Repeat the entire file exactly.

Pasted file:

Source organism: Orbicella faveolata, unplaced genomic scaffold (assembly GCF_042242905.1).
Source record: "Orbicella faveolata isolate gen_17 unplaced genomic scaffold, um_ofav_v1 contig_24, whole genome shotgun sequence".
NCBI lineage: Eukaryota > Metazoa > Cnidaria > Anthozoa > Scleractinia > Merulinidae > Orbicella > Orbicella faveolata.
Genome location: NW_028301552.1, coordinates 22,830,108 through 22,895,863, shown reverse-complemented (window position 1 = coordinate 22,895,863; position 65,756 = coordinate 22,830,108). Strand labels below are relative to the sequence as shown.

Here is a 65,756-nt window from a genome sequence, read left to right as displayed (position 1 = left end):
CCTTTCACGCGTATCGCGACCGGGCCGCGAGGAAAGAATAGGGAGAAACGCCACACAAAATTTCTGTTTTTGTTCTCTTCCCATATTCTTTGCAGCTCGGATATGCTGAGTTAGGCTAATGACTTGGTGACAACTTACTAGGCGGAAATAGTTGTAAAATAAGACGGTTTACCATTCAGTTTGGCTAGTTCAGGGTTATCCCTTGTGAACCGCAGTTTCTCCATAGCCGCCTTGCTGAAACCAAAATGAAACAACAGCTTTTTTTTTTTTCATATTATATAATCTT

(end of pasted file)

Source organism: Orbicella faveolata, unplaced genomic scaffold (assembly GCF_042242905.1).
Source record: "Orbicella faveolata isolate gen_17 unplaced genomic scaffold, um_ofav_v1 contig_24, whole genome shotgun sequence".
NCBI lineage: Eukaryota > Metazoa > Cnidaria > Anthozoa > Scleractinia > Merulinidae > Orbicella > Orbicella faveolata.
Genome location: NW_028301552.1, coordinates 22,830,108 through 22,895,863, shown reverse-complemented (window position 1 = coordinate 22,895,863; position 65,756 = coordinate 22,830,108). Strand labels below are relative to the sequence as shown.

Here is a 65,756-nt window from a genome sequence, read left to right as displayed (position 1 = left end):
CCTTTCACGCGTATCGCGACCGGGCCGCGAGGAAAGAATAGGGAGAAACGCCACACAAAATTTCTGTTTTTGTTCTCTTCCCATATTCTTTGCAGCTCGGATATGCTGAGTTAGGCTAATGACTTGGTGACAACTTACTAGGCGGAAATAGTTGTAAAATAAGACGGTTTACCATTCAGTTTGGCTAGTTCAGGGTTATCCCTTGTGAACCGCAGTTTCTCCATAGCCGCCTTGCTGAAACCAAAATGAAACAACAGCTTTTTTTTTTTTCATATTATATAATCTT